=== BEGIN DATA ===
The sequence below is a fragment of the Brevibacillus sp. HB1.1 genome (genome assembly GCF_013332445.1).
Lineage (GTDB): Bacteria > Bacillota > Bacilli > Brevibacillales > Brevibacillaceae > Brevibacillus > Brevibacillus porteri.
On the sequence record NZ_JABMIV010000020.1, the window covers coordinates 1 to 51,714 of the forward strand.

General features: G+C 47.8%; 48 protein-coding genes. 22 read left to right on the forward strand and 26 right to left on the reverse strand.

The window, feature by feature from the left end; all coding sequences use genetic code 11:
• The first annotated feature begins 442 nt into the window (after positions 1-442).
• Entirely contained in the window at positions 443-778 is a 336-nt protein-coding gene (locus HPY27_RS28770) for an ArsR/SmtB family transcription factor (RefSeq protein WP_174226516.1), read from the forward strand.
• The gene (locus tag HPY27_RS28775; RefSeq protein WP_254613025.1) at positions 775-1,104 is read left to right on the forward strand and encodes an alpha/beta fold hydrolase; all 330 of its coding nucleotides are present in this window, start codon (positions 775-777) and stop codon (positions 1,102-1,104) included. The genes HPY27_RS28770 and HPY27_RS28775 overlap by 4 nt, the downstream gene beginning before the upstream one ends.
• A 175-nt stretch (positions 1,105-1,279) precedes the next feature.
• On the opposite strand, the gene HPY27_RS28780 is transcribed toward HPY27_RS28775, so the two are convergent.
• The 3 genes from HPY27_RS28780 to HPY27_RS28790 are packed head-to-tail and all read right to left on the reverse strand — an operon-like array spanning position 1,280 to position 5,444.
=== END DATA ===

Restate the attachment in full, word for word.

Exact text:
The sequence below is a fragment of the Brevibacillus sp. HB1.1 genome (genome assembly GCF_013332445.1).
Lineage (GTDB): Bacteria > Bacillota > Bacilli > Brevibacillales > Brevibacillaceae > Brevibacillus > Brevibacillus porteri.
On the sequence record NZ_JABMIV010000020.1, the window covers coordinates 1 to 51,714 of the forward strand.

General features: G+C 47.8%; 48 protein-coding genes. 22 read left to right on the forward strand and 26 right to left on the reverse strand.

The window, feature by feature from the left end; all coding sequences use genetic code 11:
• The first annotated feature begins 442 nt into the window (after positions 1-442).
• Entirely contained in the window at positions 443-778 is a 336-nt protein-coding gene (locus HPY27_RS28770) for an ArsR/SmtB family transcription factor (RefSeq protein WP_174226516.1), read from the forward strand.
• The gene (locus tag HPY27_RS28775; RefSeq protein WP_254613025.1) at positions 775-1,104 is read left to right on the forward strand and encodes an alpha/beta fold hydrolase; all 330 of its coding nucleotides are present in this window, start codon (positions 775-777) and stop codon (positions 1,102-1,104) included. The genes HPY27_RS28770 and HPY27_RS28775 overlap by 4 nt, the downstream gene beginning before the upstream one ends.
• A 175-nt stretch (positions 1,105-1,279) precedes the next feature.
• On the opposite strand, the gene HPY27_RS28780 is transcribed toward HPY27_RS28775, so the two are convergent.
• The 3 genes from HPY27_RS28780 to HPY27_RS28790 are packed head-to-tail and all read right to left on the reverse strand — an operon-like array spanning position 1,280 to position 5,444.